RT marks Dick Emery’s centenary with rare photos from the archive

The comedy star who pulled in 17 million viewers was born 100 years ago

Dick Emery – one of the greats of British comedy – was born 100 years ago on 19th February 1915 in Bloomsbury, central London.


At the height of his fame in the 1970s, The Dick Emery Show attracted audiences of 17 million on BBC1. It ran for 18 series and 166 editions between 1963 and 1981, with Emery creating a roster of popular recurring characters – wheezy war veteran Lampwick, outrageously camp Clarence, the delinquent Bovver Boy, sex-crazed Hettie and flirtatious blonde Mandy. She had the memorable catchphrase, “Ooh, you are awful but I like you.”

A forerunner of today’s millionaire comedians, Emery made a tidy fortune from live tours. A workaholic and bon viveur, he owned a large house in Esher, Surrey, a Rolls-Royce, motorbikes and was a qualified pilot. He married five times and had five children.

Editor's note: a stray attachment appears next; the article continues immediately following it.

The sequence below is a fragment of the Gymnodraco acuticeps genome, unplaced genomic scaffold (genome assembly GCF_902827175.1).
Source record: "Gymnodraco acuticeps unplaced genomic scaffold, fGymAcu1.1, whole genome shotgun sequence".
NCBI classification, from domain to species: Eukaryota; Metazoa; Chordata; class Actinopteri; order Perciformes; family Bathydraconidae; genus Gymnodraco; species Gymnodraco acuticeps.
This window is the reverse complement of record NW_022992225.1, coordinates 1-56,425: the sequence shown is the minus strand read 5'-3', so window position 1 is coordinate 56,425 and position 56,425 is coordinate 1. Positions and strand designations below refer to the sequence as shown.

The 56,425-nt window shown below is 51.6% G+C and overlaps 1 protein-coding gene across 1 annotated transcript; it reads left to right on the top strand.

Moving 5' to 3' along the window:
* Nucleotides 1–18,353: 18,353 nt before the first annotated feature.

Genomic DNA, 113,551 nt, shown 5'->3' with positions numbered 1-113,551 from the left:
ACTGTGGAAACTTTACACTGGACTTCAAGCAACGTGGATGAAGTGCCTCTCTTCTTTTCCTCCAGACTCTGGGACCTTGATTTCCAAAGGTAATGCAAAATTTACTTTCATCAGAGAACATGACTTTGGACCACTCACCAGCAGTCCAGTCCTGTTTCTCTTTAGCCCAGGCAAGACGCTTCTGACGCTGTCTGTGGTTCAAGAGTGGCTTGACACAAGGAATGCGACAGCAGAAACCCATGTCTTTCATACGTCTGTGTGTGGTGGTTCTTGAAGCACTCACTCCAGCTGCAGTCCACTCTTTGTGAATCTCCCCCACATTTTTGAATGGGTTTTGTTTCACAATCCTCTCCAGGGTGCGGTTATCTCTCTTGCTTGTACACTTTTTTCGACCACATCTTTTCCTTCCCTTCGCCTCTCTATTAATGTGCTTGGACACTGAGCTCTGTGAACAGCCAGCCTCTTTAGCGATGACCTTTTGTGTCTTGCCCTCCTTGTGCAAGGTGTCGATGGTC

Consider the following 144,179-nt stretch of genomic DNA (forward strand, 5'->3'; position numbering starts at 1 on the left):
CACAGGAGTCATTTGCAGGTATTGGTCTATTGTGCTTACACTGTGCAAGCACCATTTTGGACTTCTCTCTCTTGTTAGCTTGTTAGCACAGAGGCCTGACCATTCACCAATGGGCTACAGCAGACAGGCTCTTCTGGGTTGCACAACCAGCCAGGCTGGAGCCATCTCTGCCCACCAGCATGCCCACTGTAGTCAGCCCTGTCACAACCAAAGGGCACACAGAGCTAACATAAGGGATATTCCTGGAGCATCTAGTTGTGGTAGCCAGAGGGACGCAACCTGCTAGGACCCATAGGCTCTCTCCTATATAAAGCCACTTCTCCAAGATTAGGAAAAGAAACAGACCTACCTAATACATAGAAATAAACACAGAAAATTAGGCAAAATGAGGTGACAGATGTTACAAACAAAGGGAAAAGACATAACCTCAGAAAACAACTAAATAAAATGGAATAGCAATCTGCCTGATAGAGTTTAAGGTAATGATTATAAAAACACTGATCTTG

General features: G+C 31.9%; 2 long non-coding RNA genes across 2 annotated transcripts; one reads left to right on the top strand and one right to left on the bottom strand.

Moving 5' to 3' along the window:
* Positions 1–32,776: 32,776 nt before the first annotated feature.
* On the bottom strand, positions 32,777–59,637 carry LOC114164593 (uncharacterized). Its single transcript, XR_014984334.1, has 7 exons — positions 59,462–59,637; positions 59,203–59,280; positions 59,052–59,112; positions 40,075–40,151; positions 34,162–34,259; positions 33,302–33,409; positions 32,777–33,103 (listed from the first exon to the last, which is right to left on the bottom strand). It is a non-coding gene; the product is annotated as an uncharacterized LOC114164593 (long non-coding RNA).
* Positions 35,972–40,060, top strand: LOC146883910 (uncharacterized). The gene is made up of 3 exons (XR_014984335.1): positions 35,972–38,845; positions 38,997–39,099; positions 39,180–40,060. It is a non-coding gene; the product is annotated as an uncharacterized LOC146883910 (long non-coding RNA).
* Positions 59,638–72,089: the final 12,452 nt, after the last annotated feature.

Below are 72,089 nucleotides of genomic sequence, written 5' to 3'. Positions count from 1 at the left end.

Emery died of heart failure aged 67 in 1983 and is in danger of being forgotten today. Although his broad style of humour went out of fashion, he inspired many modern comedians such as Harry Enfield, Catherine Tate, Matt Lucas and David Walliams. If you’re unfamiliar with his work, treat yourselves and look up Dick Emery on YouTube.

Radio Times photographer Don Smith captured Emery on film dozens of times over the decades, and remembers him with great fondness. “I took my son Peter along with me one day. He was just getting into photography so I asked Dick if he’d mind Peter taking a few photos of him. He was terribly nice and said, ‘Yes of course.’ We actually printed one of the pictures in Radio Times, credited to Peter Smith.

“I went to his home once to take some portrait shots and he’d just locked his car keys inside his Rolls,” says Don. “Dick said, ‘Not to worry,’ and got on the phone to Rolls-Royce. Within half an hour they’d sent someone round with a spare set. That’s the way things worked in those days.”

There are hundreds of images of Dick Emery in the Radio Times archive, many of which have never seen the light of day. Here’s a selection of rare shots.

(To mark his centenary, BBC Radio 4 Extra is repeating Emery at Large, a 1964 radio show, on Sunday 22nd February at 3pm)